Beverly Cleary Passes Away at 104, ‘Jeopardy!’ Star Ken Jennings Responds with Heartfelt Reference

by Jon D. B.
beverly-cleary-passes-away-at-104-jeopardy-star-ken-jennings-responds-with-heartfelt-reference

Dive into the remarkable history of Klickitat Street with us and ‘Jeopardy!’s’ Ken Jennings as we celebrate the life of late literary legend Beverly Cleary.

“RIP to a real one. Pouring out a can of Woofies dog food on Klickitat Street,” Jennings shares to Twitter Friday.

His sharp reference comes as news of Beverly Cleary’s death echoes throughout the world. The literary giant died March 25, 2021 at her California home. The world, however, is just learning of the 104-year-old legend’s death Friday per a HarperCollins press release.

Beverly Cleary fans know the ‘Jeopardy!’ star’s reference in an instant, too. “Klickitat Street” is, among many things, where Ramona Quimby, Beatrice a.k.a “Beezus,” and Henry Huggins grew up in the late author’s timeless series.

Beverly Cleary: The Very Real History of Klickitat Street

Klickitat Steet is, too, a very real lane in Portland. Cleary spent much time in the Oregon city after her childhood move there with the family.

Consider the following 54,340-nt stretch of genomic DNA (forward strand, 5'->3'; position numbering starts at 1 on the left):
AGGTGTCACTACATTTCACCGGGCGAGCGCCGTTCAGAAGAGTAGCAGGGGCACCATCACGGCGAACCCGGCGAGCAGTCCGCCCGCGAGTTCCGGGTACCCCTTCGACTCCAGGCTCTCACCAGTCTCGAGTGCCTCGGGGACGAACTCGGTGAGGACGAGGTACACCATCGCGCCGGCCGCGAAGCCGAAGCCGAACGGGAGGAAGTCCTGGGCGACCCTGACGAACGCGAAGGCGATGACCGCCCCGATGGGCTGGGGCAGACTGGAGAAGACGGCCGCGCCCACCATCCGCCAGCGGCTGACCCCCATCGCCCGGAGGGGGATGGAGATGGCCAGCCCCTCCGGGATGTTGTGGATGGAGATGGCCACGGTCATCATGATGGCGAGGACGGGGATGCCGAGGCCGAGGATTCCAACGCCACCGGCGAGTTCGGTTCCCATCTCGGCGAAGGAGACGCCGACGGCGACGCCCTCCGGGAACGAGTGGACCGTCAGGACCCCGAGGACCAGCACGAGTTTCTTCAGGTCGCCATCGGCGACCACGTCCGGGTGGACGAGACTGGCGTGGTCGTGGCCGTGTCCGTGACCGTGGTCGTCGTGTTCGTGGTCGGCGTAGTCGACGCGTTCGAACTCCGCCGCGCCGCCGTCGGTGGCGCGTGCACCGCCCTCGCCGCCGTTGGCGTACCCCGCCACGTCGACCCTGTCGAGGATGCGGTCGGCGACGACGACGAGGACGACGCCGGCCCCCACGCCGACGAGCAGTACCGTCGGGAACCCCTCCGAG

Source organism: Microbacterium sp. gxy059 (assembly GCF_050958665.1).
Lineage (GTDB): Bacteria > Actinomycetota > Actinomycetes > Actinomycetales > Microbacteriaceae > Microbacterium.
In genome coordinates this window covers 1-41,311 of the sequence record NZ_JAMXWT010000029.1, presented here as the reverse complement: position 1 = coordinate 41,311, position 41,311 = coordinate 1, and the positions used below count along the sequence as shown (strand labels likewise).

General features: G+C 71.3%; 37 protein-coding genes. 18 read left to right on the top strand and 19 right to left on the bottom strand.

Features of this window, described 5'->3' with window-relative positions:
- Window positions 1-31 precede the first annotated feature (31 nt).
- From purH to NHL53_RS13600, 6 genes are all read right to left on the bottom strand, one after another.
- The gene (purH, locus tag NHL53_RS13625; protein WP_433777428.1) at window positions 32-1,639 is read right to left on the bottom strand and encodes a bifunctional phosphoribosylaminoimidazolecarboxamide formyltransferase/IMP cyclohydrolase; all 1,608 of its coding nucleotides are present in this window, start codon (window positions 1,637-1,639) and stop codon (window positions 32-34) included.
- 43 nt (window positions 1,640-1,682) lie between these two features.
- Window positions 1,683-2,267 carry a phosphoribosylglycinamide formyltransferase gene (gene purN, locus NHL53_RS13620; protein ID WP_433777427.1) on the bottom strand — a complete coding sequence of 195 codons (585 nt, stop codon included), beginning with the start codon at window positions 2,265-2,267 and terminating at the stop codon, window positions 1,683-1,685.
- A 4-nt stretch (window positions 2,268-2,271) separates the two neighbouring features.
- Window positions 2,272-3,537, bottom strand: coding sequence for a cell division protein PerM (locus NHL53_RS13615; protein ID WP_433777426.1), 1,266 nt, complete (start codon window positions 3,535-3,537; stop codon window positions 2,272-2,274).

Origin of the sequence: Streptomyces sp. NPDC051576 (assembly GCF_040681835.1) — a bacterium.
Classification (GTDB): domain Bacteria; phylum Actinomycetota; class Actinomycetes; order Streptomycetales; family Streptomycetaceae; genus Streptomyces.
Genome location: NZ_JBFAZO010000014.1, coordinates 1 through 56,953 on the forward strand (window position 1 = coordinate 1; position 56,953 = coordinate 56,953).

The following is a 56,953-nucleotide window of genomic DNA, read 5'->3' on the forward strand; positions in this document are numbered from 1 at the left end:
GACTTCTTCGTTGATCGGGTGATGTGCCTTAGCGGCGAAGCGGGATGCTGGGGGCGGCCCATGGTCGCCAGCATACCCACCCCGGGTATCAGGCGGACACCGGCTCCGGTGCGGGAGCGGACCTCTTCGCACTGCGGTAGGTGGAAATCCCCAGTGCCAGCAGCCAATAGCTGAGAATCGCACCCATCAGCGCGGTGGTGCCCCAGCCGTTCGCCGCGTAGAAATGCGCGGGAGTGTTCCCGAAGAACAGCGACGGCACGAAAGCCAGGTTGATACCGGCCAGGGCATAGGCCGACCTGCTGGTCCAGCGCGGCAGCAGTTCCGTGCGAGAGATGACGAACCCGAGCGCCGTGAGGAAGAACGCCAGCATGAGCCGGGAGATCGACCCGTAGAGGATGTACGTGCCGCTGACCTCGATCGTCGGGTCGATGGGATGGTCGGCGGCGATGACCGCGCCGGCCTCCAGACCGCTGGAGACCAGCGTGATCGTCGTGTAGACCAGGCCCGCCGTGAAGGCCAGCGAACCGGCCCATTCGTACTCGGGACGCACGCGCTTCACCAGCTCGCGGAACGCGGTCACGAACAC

A young Beverly Cleary grew up nearby on Hancock Street. She would study at the city’s grammar school, with the harrowing experience showing her first hand the struggles of young readers. It would shape her – and her work – for years to come.

“It reminded me of the sound of knitting needles,” she told the New York Times of the street name in a 1995 interview, then 79.

Beverly Cleary was born on April 12, 1916, in McMinville, Oregon, as Beverly Bunn. The prolific author would spend her early life on her family’s homestead in Yamhill, Oregon, before making the move to the big city. This, too, would greatly shape her worldview.

“I think I was very much like Ramona when I lived on the farm and was wild and free,” she continued to the Times. “But in the first grade, I had a really cruel teacher, Miss Falb. She quickly turned me into Ellen Tebbits, a rather anxious little girl.”

Cleary’s love of literature stemmed from her mother, who set up a small library in their hometown. She would herself, of course, go on to become a librarian. Her next stop? Selling untold millions of copies of her timeless children’s series, with the first centering around Klickitat Street: 1950’s ‘Henry Huggins.’

The street would go on to feature prominently in her children’s-literature-altering ‘Ramona Quimby’ series, too. With so many of her famous characters residing on the Portland street, it should come as no surprise that a lovely garden – featuring statues of Beverly Cleary’s most beloved characters – stands on Klickitat Street to this day.

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